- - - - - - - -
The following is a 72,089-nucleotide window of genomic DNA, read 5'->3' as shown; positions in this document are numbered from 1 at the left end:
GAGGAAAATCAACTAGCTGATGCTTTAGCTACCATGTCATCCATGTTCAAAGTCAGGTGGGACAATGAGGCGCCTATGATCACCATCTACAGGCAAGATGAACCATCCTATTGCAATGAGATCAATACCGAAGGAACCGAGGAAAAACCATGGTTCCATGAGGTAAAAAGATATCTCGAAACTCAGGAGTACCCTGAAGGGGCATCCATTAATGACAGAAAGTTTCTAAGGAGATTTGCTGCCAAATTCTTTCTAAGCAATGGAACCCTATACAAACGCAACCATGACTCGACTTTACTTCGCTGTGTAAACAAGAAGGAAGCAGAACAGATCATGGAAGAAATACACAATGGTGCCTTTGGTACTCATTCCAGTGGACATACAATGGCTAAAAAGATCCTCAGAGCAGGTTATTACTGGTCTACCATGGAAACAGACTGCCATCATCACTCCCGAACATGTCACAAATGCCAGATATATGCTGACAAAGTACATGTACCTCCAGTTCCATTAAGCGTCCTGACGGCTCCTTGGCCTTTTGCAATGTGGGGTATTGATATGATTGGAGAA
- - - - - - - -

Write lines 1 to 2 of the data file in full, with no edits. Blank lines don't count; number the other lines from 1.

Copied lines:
The following is a 72,089-nucleotide window of genomic DNA, read 5'->3' as shown; positions in this document are numbered from 1 at the left end:
GAGGAAAATCAACTAGCTGATGCTTTAGCTACCATGTCATCCATGTTCAAAGTCAGGTGGGACAATGAGGCGCCTATGATCACCATCTACAGGCAAGATGAACCATCCTATTGCAATGAGATCAATACCGAAGGAACCGAGGAAAAACCATGGTTCCATGAGGTAAAAAGATATCTCGAAACTCAGGAGTACCCTGAAGGGGCATCCATTAATGACAGAAAGTTTCTAAGGAGATTTGCTGCCAAATTCTTTCTAAGCAATGGAACCCTATACAAACGCAACCATGACTCGACTTTACTTCGCTGTGTAAACAAGAAGGAAGCAGAACAGATCATGGAAGAAATACACAATGGTGCCTTTGGTACTCATTCCAGTGGACATACAATGGCTAAAAAGATCCTCAGAGCAGGTTATTACTGGTCTACCATGGAAACAGACTGCCATCATCACTCCCGAACATGTCACAAATGCCAGATATATGCTGACAAAGTACATGTACCTCCAGTTCCATTAAGCGTCCTGACGGCTCCTTGGCCTTTTGCAATGTGGGGTATTGATATGATTGGAGAA